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England’s Most Glorious Of Days: The U20 World Championship Finals Day Review Part 3

It was a glorious day of rugby in a sunny Salford just outside of Manchester on Saturday, but the best game was saved until last with last year’s finalists England taking on New Zealand-conquerors Ireland for the U20 Championship trophy.

England have a wonderful record in this tournament, this being their fourth consecutive final and, ultimately, it proved to be their third title win in those four years as well.

The game began with a ferocious start with both sides totally committed to their cause. Fierce tackle followed fierce tackle and constant physicality in attack was met with brutal resilience in defence. In terms of intensity, it was not a million miles away from Test rugby.

It was England’s Max Malins that somehow ghosted through Ireland’s previously impermeable defensive line before setting up centre Joe Marchant, a man who has more than a passing resemblance to the likes of Jonathan Joseph and Jeremy Guscott in the way he glides across the field. 7-0 to England.

This early blow for Ireland clearly had a psychological effect on them as the restart went straight out.

England took full advantage and started to gain dominance over Ireland at the scrum as well. The boys in green did their best to take some control at the breakdown, but every time they earned a turnover, England somehow found a way to get the ball back once more.

Indeed, this was the story for the majority of the match. Ireland never let their heads drop but every time they tried to build up phases or find someway into the game, a costly mistake ruined their momentum and more often than not allowed England to turn defence into attack.

England v Ireland: World Rugby U20 Championship Final
SALFORD, ENGLAND – JUNE 25: Sam South of England is tackled by Sean O’Connor of Ireland during the World Rugby U20 Championship Final Match between England and Ireland at the AJ Bell Stadium on June 25, 2016 in Salford, England. (Photo by Lynne Cameron/Getty Images)

Calum Chick was next to score for the men in white, taking full advantage of England’s dominant pack up front.

Flanker Will Evans was a constant menace with the ball in hand and made it look like he had been eating teflon for breakfast, such was the inability of Ireland U20s to stop him when on the charge. His naming in the team of the tournament is justly deserved.

Huw Taylor was next to get on the scoreboard after talisman Harry Mallinder and Johnny Williams interchanged with some slick passing before sending the Worcester man over for England’s third score. It was at this point 21 – 0 to England.

Ireland continued to try and make inroads with some excellent pick and drives, but their territory and possession was not rewarded on the scoreboard.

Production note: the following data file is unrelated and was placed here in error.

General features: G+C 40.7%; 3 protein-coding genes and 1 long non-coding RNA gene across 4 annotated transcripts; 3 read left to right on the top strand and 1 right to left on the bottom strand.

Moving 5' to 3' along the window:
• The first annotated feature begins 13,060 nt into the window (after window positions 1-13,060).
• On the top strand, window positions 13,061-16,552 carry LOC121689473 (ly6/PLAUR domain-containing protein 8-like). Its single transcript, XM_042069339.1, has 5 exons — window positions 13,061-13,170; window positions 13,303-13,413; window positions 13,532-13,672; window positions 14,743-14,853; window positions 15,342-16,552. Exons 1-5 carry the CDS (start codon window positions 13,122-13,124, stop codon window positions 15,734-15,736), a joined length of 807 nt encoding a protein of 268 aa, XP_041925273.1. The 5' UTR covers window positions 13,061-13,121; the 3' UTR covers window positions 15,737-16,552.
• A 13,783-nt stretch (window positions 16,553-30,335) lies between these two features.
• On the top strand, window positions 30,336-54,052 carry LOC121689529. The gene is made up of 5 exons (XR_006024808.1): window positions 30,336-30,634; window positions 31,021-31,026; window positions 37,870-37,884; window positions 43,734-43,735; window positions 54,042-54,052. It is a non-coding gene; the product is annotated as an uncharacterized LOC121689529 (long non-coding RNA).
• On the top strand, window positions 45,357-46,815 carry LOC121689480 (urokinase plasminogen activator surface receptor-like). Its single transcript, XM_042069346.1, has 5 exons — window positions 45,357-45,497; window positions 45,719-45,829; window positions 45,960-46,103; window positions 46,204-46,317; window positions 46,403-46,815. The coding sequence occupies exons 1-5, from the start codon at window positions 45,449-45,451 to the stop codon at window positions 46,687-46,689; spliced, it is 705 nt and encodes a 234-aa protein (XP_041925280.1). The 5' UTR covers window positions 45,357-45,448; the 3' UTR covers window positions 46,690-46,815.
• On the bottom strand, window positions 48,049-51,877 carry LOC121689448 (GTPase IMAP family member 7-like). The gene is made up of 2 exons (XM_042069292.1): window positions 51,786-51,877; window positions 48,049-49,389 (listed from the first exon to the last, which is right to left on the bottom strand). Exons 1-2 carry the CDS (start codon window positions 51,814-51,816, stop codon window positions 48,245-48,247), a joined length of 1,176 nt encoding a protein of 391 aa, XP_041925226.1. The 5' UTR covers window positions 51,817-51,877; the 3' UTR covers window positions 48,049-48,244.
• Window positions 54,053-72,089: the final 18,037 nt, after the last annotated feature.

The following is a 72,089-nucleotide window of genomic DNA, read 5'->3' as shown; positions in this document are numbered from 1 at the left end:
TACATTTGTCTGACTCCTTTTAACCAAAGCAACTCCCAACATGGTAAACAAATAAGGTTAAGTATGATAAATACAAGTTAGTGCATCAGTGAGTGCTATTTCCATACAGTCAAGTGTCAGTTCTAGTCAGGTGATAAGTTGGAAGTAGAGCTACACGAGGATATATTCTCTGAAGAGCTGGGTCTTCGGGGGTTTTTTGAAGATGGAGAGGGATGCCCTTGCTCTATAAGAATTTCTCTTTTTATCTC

The second half carried on from where it left off and with Marchant causing havoc to Ireland’s defence once more, the Harlequins man set up Northampton Saints’ Harry Mallinder for a try of his own. Converting his own score, England were now 28 – 0 up.

Hugo Keenan was the pick of Ireland’s backs with some impressive charges forward, but it was Ulster’s Adam McBurney that finally got them a score from the back of a rolling maul.

At 28 – 7 it seemed Ireland might finally begin their fightback, but England ensured this was not to be with Harry Mallinder getting his second score to extend England’s lead once more.

Jacob Stockdale put in a barnstorming run to dance his way past almost the entire England back line before setting up Shane Daly for a second Irish try.

With England sensing that Ireland could still mount a considerable comeback, the England U20s sensibly took the three points from a penalty, giving them a 24 point cushion at 38 – 14.

But Mallinder’s magnificent performance was not yet finished, with the Saints man putting in a superb crosskick to expertly find Joe Marchant, who once again glided over for another try.

Ireland managed to get a late consolation try from Max Deegan, but the day was truly England’s.

Considering where England were at the end of the Six Nations tournament at the beginning of the year, new head coach Martin Haag could not have done a better job with his young charges.

Congratulations to England, but commiserations to Ireland. Both teams put in fantastic performances, but ultimately England were more clinical on the day.

Paul Wassell, Pundit Arena

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Author: The PA Team

This article was written by a member of The PA Team.